Walden School head Anna Chaudhri looks at the importance of building resilience in students
To confirm the deepest thing in our students is the educator’s special privilege. It demands that we see in the failures of adolescence and its many confusions, the possibility of something untangled, clear, directed… ” Barbara Windle, 1988 (Quaker Faith and Practice, 23.75).
Some years ago a scientist applied for a grant for a project. It surprised me to learn that not only did he have to give full details of the project, its resources, timing and purpose, he also had to give its outcomes and results in some detail. Rather naïvely I asked if it was not the purpose of the experiment to discover what might happen if… He laughed. Science is clearly not my field, but it did cause me to reflect on the need we all have for certainty these days. We do not like to live with uncertainty; we need to know everything as immediately as possible.
An impatient generation
This impatience has inserted itself into education: from the day that pupils enter school we are projecting where they will end up, testing them against baseline data, setting up profiles of the learners and encouraging them to think in terms of the end examination or the next stage.
But what about the journey itself? What about the development of the individual thinker? In senior school, as public examinations get nearer, grades are predicted and sometimes teachers are asked to revise their predictions because they’re told ‘I need an A to get to…’.
“Successful learning is to acquire independence of thought and responsibility for one’s own destiny”
But supposing performance to date does not justify this? An A is not something a teacher can give or assure. Successful learning is to acquire independence of thought and responsibility for one’s own destiny.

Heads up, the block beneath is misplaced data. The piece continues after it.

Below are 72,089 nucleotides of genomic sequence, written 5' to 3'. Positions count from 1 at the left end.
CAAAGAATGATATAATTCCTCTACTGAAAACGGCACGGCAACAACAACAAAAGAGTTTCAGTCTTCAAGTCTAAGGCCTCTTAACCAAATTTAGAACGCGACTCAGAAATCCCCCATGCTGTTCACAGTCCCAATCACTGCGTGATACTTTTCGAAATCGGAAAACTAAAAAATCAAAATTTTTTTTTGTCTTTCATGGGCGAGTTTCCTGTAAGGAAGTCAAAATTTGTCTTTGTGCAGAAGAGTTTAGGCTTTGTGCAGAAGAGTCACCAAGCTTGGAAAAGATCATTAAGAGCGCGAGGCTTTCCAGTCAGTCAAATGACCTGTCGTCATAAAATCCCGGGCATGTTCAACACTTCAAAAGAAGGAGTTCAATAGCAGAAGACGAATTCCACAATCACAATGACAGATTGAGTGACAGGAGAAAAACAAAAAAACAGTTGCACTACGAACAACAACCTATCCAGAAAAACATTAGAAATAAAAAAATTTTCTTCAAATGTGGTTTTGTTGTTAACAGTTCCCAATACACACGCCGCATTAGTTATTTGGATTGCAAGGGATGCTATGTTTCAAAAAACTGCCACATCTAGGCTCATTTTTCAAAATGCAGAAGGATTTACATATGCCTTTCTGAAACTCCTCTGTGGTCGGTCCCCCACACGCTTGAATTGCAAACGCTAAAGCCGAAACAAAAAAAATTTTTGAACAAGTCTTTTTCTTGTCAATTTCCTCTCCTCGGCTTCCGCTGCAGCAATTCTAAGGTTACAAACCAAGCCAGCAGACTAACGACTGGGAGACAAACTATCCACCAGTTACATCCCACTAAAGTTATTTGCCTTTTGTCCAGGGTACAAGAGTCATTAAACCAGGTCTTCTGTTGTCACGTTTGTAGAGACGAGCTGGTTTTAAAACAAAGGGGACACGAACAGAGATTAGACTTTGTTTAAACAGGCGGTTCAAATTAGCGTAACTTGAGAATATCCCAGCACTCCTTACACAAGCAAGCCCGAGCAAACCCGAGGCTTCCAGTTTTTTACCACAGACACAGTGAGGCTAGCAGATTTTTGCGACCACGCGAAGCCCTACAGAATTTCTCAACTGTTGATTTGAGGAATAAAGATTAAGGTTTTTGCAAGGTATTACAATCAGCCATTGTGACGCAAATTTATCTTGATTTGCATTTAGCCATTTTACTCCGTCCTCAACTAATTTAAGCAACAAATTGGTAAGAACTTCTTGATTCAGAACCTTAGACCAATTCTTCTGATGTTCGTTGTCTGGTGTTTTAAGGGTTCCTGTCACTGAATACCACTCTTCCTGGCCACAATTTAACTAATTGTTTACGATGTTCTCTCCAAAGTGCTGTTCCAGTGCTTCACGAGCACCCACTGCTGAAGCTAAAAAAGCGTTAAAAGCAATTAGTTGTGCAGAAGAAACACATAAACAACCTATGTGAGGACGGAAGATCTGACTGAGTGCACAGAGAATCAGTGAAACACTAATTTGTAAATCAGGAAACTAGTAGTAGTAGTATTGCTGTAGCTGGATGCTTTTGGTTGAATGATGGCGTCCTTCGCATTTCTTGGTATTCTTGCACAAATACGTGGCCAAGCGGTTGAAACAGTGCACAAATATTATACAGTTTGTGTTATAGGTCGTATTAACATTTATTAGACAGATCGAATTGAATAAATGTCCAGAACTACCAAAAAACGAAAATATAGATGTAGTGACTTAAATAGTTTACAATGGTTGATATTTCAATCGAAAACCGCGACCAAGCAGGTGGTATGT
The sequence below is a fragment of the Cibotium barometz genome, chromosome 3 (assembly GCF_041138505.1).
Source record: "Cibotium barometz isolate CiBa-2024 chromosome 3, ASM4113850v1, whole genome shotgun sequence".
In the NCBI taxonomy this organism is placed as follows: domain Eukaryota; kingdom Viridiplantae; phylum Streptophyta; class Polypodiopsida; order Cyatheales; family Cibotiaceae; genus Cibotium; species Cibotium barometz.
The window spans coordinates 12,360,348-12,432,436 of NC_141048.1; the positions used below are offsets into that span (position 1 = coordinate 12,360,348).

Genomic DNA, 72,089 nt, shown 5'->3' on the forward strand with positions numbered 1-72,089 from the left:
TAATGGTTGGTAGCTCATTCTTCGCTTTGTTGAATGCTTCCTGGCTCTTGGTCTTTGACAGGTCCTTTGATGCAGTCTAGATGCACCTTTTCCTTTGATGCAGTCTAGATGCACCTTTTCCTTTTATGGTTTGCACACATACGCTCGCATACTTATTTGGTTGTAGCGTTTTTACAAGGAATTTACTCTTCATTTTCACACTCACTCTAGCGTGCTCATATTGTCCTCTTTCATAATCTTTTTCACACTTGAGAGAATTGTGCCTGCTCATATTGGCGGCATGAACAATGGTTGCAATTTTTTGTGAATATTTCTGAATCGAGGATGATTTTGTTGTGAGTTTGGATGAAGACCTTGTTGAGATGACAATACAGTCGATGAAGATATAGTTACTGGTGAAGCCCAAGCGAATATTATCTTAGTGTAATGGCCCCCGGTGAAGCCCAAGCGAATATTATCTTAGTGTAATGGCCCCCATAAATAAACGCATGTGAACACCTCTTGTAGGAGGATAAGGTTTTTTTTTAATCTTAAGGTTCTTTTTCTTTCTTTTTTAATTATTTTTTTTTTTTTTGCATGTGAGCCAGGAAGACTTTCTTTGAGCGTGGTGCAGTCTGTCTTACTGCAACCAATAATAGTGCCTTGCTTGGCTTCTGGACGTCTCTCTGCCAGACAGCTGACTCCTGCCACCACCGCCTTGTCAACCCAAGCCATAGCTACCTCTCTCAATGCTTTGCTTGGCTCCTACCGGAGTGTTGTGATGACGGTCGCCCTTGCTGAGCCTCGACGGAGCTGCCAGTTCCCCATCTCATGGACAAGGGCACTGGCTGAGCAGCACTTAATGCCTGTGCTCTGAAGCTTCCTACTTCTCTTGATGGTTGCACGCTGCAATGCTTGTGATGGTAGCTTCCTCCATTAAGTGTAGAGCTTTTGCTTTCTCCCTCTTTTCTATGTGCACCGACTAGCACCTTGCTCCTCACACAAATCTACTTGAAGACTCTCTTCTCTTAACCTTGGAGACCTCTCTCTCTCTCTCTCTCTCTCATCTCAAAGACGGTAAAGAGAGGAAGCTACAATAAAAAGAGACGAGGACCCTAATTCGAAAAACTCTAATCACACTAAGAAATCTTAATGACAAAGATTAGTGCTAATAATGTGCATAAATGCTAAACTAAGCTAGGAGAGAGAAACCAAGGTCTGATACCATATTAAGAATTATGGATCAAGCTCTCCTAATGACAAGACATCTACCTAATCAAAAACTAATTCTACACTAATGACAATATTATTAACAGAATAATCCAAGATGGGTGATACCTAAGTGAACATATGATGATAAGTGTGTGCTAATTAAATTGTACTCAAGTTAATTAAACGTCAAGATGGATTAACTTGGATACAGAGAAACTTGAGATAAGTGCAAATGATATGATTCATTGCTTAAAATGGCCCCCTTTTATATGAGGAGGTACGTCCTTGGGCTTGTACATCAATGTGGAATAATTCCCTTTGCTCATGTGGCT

So what makes students so anxious to comb mark scheme after mark scheme, constantly ask teachers what they think their grades will be and often set themselves goals based on what they want rather than an honest analysis of their work to date? Perhaps it is the abundance of this material online, combined with the natural feeling of apprehension before a test. And on results day: ‘I was three marks off an A…’ results in a request to remark the paper, instead of the acknowledgement that ‘I achieved a B’.
It is well recognised that one of the greatest barriers to performance in our schools today is the fear of failure, not only among young people but also their parents. Everyone today wants assurance of success and when people fail, as they inevitably do at some stage, the disappointment is often disproportionately bitter. But perhaps it would be less so if we encouraged our young people to balance aspiration with a more honest appraisal of themselves and gave them the tools to adapt when things do not go according to plan: ‘I was three marks off an A and therefore I will adopt Plan B.’
The sense of a job well done is a great feeling but success is not a right and it cannot be assured. Barbara Windle’s comment on education allows for the individual and allows for people to make mistakes and to learn from them while they are young. Only in this way is resilience built.
It is the job of teachers to guide, encourage and support but not to guarantee results. That is down to the individual and we must give our young people the courage to face tests and tackle perceived difficulties, without the constant need to look back for assurance. The Hare brothers wrote in their Guesses at Truth that “Half the failures in life arise from pulling in one’s horse as he is leaping”; perhaps the other half come from overanxiety about where the horse will land.